The Salem Witch Walk is different, right from the start. The walk begins with a magic circle, in which the tourists are invited to participate. As Tom, a practicing witch and our tour guide, explains during the ceremony, witches hold true to two words: “Harm none.” Tom says none of the accused in 1692 were witches, but 17th century cultural beliefs, superstitions, and magic came into play, turning neighbor against neighbor and ending in a land grab. He explains what some witch symbols mean, including the pentagram, and why Laurie Cabot and other witches came to Salem. There’s no scary hocus pocus. 

In the end, you may realize the juxtaposition of Count Orlok’s Nightmare Gallery and Elizabeth Montgomery’s Bewitched statue with the Salem Witch Museum, the maritime heyday of the Peabody Essex Museum, and Salem’s leather manufacturing history are not that strange. It’s how Salem survives its past and moves into the future.

NOTE: Some of these places have limited, seasonal hours. Check the web sites for details.

Want to read more about Salem and the witch trials? Click on the keyword "witch-hunt" on the right-hand column to see other articles, from a short genealogy of the victims and a timeline of the witch-hunt to books and tourist attractions. 


04 October 2015

Tituba Redefined: Salem Then and Now

A scene from the Salem Village parsonage, with Betty Parris,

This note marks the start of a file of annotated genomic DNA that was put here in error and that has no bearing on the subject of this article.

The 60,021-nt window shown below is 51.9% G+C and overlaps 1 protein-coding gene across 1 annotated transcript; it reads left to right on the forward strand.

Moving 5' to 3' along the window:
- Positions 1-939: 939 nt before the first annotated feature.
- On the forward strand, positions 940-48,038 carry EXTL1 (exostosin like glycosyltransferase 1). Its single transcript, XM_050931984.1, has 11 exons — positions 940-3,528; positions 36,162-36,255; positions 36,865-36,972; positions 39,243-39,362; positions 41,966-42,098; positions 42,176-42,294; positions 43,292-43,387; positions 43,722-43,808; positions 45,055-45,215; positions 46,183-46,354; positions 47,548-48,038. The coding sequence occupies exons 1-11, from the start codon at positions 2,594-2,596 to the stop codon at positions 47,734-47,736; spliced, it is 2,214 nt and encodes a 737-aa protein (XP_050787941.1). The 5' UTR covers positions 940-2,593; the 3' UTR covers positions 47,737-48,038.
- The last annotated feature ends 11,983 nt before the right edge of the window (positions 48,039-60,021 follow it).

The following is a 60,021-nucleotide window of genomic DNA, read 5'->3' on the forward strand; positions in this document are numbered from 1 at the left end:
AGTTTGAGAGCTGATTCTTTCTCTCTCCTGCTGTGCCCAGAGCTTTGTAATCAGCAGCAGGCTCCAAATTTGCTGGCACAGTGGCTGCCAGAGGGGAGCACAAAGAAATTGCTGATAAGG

Tituba, John Indian, and Abigail Williams at the
Witch History Museum on Essex Street, Salem, Mass.
Tituba is a key figure in the beginning stages of the 1692 Salem witchcraft trials, being the first person to confess and to describe the world of witches. If you visit local attractions in Salem, Massachusetts, you’ll see her depicted as a black woman, often telling tales to young and impressionable girls at the Salem Village parsonage. 

Yet in the actual court records, Tituba is very specifically referred to as the Indian servant of Mr. Samuel Parris, while Mary Black and Candy are described as “negro slaves” of their owners. So how did Tituba get rewritten in popular culture as of African descent?

From contemporary accounts by trial critics to Charles W. Upham’s often referenced history, Salem Witchcraft (1867), Tituba is called Indian. Shortly after the American Civil War, however, she’s depicted as of mixed race. Henry Wadsworth Longfellow, who is more inclined to poetic license than historical truth, wrote Tituba was a half-Indian, half-African woman in the dramatic verses of Giles Cory of the Salem Farms (1868). Historians and novelists continued this trend into the 20th century.

Taking it one step further, Arthur Miller turned the historical witch trial into an allegorical play about McCarthyism, the U.S. interrogation and blacklisting of suspected Communists. By using names and events from 1692, The Crucible (1953) overwrites history by making Tituba of full African descent.

Salem’s local attractions continue to portray Tituba as of African heritage. What’s tragic is the little we know of Tituba, her life, and her background is that she was Indian—as easily accessible transcriptions of actual 1692 documents and the last 50 years of some excellent research repeatedly tell us.


Upham, Salem Witchcraft Vol. 1 and Vol. 2
Boyer & Nissenbaum, Salem Witchcraft Papers